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Bryce Yelverton thanks his dad for many things - his love of Star Wars, baseball, family and church among them. But his greatest gift was when he showed him that cancer can be beaten.
It was a life-changing message that the Clinton, Miss., math teacher needed when he was diagnosed with Hodgkin lymphoma stage 2B, the same disease and stage his father had fought 15 years earlier.
Bryce remembers it being a dark time for the family when his dad was diagnosed, but he was only in 8th grade and didn’t fully comprehend what was happening. Years later, he saw an ad at a state fair that said one in five people will get cancer in their lifetime. With only six people in his family, he thought he was safe.
Yet, when Bryce first heard his own diagnosis earlier this year, he wasn’t particularly surprised, and he also wasn’t afraid. While other people might worry about dying because they didn’t know anything different, he did.
The two men had similar treatments - six months of chemotherapy and a month of radiation. But Bryce got the benefit of years of medical advances and his regimen proved much more tolerable. Newer medications kept the nausea down and a nutritionist advised him about building back tissue damaged by radiation.
Knowing his dad was behind him made all the difference.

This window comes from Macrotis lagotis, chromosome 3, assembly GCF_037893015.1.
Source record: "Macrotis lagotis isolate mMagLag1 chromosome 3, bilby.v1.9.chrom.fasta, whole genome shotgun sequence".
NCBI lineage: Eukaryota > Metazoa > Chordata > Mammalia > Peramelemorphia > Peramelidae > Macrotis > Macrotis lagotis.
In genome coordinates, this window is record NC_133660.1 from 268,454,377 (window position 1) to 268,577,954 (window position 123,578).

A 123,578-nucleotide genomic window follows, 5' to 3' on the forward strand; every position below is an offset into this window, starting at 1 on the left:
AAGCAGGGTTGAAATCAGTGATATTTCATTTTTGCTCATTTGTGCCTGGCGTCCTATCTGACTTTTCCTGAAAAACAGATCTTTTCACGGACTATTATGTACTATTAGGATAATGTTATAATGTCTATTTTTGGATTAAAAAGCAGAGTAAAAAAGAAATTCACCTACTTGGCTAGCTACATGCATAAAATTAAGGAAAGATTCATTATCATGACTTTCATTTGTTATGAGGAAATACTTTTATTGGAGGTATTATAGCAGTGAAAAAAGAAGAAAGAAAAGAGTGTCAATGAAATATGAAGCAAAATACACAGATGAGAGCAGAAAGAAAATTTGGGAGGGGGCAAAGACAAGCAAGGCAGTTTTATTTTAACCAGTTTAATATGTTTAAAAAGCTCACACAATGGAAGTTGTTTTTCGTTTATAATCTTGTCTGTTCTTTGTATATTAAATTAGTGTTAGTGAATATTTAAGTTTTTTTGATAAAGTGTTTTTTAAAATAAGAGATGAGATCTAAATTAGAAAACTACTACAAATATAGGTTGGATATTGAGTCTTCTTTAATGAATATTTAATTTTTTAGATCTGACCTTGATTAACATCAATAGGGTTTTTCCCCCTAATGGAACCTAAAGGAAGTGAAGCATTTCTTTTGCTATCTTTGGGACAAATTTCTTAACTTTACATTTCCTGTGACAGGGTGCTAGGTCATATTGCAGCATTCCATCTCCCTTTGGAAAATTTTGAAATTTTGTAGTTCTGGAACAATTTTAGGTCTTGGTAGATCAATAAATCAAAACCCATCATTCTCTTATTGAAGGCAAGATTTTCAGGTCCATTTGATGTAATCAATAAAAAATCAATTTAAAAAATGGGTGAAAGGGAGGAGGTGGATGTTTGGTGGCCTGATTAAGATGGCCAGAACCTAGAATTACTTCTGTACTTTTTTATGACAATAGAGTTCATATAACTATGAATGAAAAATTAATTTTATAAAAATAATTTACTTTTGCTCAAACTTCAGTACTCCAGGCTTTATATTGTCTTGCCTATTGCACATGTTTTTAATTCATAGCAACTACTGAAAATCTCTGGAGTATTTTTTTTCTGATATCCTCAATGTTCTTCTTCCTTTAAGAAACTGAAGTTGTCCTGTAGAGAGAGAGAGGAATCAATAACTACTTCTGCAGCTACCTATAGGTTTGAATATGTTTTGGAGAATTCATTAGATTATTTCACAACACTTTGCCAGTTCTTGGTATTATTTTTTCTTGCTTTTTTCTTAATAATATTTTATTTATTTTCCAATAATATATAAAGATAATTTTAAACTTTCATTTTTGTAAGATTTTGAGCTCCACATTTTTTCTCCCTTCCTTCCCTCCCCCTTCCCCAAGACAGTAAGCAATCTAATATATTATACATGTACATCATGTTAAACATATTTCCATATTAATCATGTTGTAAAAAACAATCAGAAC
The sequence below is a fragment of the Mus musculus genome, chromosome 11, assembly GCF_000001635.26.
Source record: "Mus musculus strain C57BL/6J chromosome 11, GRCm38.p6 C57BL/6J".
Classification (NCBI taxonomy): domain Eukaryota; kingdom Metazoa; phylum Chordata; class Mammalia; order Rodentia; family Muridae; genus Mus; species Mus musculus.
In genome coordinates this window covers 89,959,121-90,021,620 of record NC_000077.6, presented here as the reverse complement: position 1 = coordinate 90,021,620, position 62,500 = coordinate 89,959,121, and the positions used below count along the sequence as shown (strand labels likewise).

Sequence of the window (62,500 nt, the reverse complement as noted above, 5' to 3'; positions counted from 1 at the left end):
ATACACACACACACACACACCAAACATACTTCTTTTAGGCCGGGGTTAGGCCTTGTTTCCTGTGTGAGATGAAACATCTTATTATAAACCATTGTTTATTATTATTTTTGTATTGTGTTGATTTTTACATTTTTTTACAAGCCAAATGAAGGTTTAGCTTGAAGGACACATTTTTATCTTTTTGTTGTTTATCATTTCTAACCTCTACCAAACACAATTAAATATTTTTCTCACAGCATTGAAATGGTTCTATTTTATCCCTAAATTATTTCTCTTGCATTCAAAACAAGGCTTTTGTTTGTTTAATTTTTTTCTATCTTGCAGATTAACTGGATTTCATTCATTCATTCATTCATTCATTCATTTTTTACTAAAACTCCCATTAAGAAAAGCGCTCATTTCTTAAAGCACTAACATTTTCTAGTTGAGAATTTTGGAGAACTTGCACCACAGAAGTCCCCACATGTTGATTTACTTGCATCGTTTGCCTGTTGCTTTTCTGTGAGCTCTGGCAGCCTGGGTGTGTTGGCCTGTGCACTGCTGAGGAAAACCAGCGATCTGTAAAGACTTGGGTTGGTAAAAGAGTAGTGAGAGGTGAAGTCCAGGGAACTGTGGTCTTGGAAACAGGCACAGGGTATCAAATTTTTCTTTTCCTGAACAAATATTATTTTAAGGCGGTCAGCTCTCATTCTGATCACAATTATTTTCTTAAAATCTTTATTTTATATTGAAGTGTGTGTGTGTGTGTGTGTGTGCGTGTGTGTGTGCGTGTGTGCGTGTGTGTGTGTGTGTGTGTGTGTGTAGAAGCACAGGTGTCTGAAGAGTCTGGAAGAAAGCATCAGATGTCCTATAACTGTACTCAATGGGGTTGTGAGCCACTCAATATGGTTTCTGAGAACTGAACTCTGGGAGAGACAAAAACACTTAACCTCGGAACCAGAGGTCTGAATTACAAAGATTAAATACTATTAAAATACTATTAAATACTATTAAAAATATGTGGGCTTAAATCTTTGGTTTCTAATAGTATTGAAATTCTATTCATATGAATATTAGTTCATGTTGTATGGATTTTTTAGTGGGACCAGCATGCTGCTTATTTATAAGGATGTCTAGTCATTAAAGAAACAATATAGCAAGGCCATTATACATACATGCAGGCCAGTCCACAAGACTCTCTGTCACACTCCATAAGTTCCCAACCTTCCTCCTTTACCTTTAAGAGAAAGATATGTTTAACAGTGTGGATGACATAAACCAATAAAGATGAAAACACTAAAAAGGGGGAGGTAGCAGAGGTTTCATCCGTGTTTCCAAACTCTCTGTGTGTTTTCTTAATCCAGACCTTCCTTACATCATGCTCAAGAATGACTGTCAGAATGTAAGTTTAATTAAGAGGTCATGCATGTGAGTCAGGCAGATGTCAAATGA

"Having someone who experienced the same ordeal, even in a different way, gave me the confidence to say 'I can do this,'” Bryce said.
From Joel's perspective, it turned out to be even harder to watch his son go through treatment. This time he had no control. All he could do was pray and offer support.
"It's one thing facing cancer when you're going through it but it’s a whole different thing when it's your child,” he said. "Knowing what they’re facing and going through, it hurts."
Now that they’re both in remission, they've decided it's time to pay it forward. They’ve recruited the rest of their family and some friends and signed up to run a half-marathon with The Leukemia & Lymphoma Society's (LLS) Team in Training program. Joel remembered how a friend ran a marathon in his honor and he wanted to do the same for his son. The "Yelveteers" will be running in the Walt Disney World event in January because of Bryce's love for all things Disney.
Both Bryce and Joel have also signed on to be LLS field advocates, sharing their stories with state and federal legislators to raise awareness of public policy issues. Bryce recently spoke at a LLS advocacy dinner and Joel shared his story at an advocate meeting with Mississippi Speaker of the House Philip Gunn.
Looking back, Bryce said that he wouldn't wish his experience on anybody but he's learned a lot.
"I wouldn’t take back having it,” he said. "It was something that really grew me as an individual who appreciates life and is sympathetic to others."
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